On Annie’s table I tried what she suggested. I lay back, and as Annie continued to massage my ankles, I started to take very short, shallow breaths. They made me a little dizzy. I kept going. I thought about the breathing exercises that are supposed to help a pregnant woman. I remembered that panting. I kept breathing. My throat felt a little raw. I swallowed. My chest heaved. Each breath was harder to manage. My breasts pushed up against my neck. I kept breathing. I felt lightheaded. Deep breaths. I began to feel transported. 

And then, nine minutes in, my body convulsed with sobs. I sat up, my body heavy and heaving. I couldn’t catch my breath. I cried. Wracking, full-body sobs emerged from a place so deep, there was no access. My face hurt. My mouth was raw. My nose ran. I heaved and choked and sniffled and couldn’t stop the crying. For 30 minutes I sat on Annie’s table and wept out the equivalent of every ounce of liquid in my body. 

Finally, my chest began to rest from its roller coaster ride, my breathing slowed and I could at last stanch the tears. I looked up at Annie, who returned my gaze with no judgment, only compassion, and said, “And that is your body releasing trauma.”

Dr. Bessel Van Der Kolk, in a book that has spent more than 150 weeks in the top 15 spots on the New York Times best seller list — The Body Keeps the Score — provides a primer on trauma and the mind-body connection: “Traumatized people chronically feel unsafe inside their bodies: The past is alive in the form of gnawing interior discomfort. Their bodies are constantly bombarded by visceral warning signs, and, in an attempt to control these processes, they often become expert at ignoring their gut feelings and in numbing awareness of what is played out inside. They learn to hide from their selves.”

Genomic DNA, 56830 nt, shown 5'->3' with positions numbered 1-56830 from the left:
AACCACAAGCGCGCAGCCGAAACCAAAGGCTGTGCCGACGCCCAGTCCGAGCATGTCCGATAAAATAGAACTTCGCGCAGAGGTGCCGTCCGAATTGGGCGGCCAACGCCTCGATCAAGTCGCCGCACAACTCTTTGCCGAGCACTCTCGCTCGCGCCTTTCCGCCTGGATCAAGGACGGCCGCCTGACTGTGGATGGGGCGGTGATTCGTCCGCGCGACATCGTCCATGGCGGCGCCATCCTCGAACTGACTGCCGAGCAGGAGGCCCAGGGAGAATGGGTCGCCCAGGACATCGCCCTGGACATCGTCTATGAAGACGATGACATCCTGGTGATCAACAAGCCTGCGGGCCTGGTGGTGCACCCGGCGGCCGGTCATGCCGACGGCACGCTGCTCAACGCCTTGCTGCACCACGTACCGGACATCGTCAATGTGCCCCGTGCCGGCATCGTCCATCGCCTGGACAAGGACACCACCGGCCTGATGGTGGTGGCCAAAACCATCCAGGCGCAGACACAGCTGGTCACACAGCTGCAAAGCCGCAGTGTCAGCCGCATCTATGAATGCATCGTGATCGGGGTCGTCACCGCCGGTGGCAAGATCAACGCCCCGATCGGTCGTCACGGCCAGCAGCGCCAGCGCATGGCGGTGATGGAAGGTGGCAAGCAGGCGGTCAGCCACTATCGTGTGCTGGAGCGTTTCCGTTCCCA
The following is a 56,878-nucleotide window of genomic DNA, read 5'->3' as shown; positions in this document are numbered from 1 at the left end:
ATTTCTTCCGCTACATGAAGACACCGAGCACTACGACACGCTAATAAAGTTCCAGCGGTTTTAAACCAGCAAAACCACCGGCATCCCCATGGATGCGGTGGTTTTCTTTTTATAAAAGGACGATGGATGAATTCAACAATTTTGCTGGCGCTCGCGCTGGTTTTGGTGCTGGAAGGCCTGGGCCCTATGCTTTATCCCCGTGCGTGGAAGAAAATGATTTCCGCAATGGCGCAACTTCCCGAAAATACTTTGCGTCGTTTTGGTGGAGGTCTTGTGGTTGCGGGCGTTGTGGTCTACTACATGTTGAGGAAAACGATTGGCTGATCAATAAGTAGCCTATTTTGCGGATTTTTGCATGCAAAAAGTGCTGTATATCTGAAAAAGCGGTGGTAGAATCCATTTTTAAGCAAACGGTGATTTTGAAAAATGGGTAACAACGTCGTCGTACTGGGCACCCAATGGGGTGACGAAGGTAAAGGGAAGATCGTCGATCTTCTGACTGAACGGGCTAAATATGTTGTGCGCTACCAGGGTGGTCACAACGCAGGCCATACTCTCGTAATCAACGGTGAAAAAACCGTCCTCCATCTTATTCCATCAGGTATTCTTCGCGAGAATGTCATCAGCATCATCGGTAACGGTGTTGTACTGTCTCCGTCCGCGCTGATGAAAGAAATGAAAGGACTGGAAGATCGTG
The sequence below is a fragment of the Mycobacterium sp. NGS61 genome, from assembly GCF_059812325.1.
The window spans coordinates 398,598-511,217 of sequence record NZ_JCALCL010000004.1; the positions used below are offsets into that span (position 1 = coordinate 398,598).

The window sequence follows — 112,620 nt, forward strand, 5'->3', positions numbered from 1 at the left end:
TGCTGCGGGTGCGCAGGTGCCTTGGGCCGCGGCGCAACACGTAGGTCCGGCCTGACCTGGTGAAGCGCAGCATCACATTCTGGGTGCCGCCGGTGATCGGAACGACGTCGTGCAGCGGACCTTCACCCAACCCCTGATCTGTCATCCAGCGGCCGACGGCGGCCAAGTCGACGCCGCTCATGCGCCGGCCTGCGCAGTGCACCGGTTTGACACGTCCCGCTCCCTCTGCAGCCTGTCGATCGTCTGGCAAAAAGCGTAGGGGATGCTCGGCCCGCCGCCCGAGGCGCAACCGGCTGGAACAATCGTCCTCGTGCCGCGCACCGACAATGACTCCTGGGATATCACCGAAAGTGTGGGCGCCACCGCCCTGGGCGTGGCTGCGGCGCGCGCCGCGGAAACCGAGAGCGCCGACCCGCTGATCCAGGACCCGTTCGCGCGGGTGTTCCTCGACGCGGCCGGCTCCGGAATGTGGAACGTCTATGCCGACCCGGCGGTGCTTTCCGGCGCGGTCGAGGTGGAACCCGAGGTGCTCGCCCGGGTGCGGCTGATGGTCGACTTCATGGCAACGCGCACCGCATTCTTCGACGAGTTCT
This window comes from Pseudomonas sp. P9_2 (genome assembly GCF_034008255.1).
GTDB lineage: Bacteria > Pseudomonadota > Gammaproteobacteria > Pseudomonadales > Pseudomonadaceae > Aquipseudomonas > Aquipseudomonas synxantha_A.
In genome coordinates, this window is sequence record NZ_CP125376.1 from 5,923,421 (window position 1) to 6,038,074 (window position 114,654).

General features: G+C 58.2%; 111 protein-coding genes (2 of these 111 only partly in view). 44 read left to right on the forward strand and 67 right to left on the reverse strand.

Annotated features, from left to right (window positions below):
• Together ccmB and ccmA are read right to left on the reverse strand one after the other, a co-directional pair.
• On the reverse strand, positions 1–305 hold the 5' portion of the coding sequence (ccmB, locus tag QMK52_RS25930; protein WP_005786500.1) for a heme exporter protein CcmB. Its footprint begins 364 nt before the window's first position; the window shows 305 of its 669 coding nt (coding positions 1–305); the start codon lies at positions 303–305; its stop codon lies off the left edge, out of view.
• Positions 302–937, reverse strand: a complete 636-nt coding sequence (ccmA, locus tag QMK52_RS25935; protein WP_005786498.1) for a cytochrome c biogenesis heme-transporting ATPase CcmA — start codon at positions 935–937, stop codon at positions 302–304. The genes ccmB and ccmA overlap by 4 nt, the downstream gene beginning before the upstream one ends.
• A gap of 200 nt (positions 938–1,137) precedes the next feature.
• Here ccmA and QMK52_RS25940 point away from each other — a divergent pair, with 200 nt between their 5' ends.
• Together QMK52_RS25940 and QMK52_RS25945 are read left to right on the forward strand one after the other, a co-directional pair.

Van Der Kolk, whose research and teaching on the human body and its capacity to hold trauma has become a bit of a hero in our Covid-induced moment of collective trauma, believes that modern psychology has done patients an enormous disservice in relying entirely on talk therapy as a way to address and resolve traumatic events. “Trauma victims cannot recover until they become familiar with and befriend the sensations in their bodies. Being frightened means that you live in a body that is always on guard. Angry people live in angry bodies. The bodies of child-abuse victims are tense and defensive until they find a way to relax and feel safe. In order to change, people need to become aware of their sensations and the way that their bodies interact with the world around them. Physical self-awareness is the first step in releasing the tyranny of the past.”

In truth, Annie’s assertion that my feet were still in the trauma of the fall sounded like snake oil to me. But here’s what Van Der Kolk says about that: “Being traumatized means continuing to organize your life as if the trauma were still going on — unchanged and immutable — as every new encounter or event is contaminated by the past.”